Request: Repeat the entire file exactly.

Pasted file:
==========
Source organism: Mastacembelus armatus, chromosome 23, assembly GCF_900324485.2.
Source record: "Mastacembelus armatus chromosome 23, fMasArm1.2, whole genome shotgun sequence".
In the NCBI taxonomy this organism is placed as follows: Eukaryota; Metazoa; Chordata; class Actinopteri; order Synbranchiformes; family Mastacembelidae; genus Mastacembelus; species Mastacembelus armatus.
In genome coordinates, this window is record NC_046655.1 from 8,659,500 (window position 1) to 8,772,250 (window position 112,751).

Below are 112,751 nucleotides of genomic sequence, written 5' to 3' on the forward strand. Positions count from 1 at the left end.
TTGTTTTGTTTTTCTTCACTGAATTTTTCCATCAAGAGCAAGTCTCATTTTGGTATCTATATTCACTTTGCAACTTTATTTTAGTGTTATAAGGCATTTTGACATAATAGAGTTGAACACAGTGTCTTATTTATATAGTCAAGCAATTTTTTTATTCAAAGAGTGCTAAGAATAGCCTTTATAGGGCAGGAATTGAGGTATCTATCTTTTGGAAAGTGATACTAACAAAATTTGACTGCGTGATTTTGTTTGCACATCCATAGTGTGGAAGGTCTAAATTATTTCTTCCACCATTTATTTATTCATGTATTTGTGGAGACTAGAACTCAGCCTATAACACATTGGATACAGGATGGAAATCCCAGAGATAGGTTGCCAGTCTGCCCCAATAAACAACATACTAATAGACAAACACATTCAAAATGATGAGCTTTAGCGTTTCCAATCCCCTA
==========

Source organism: Mastacembelus armatus, chromosome 23, assembly GCF_900324485.2.
Source record: "Mastacembelus armatus chromosome 23, fMasArm1.2, whole genome shotgun sequence".
In the NCBI taxonomy this organism is placed as follows: Eukaryota; Metazoa; Chordata; class Actinopteri; order Synbranchiformes; family Mastacembelidae; genus Mastacembelus; species Mastacembelus armatus.
In genome coordinates, this window is record NC_046655.1 from 8,659,500 (window position 1) to 8,772,250 (window position 112,751).

Below are 112,751 nucleotides of genomic sequence, written 5' to 3' on the forward strand. Positions count from 1 at the left end.
TTGTTTTGTTTTTCTTCACTGAATTTTTCCATCAAGAGCAAGTCTCATTTTGGTATCTATATTCACTTTGCAACTTTATTTTAGTGTTATAAGGCATTTTGACATAATAGAGTTGAACACAGTGTCTTATTTATATAGTCAAGCAATTTTTTTATTCAAAGAGTGCTAAGAATAGCCTTTATAGGGCAGGAATTGAGGTATCTATCTTTTGGAAAGTGATACTAACAAAATTTGACTGCGTGATTTTGTTTGCACATCCATAGTGTGGAAGGTCTAAATTATTTCTTCCACCATTTATTTATTCATGTATTTGTGGAGACTAGAACTCAGCCTATAACACATTGGATACAGGATGGAAATCCCAGAGATAGGTTGCCAGTCTGCCCCAATAAACAACATACTAATAGACAAACACATTCAAAATGATGAGCTTTAGCGTTTCCAATCCCCTA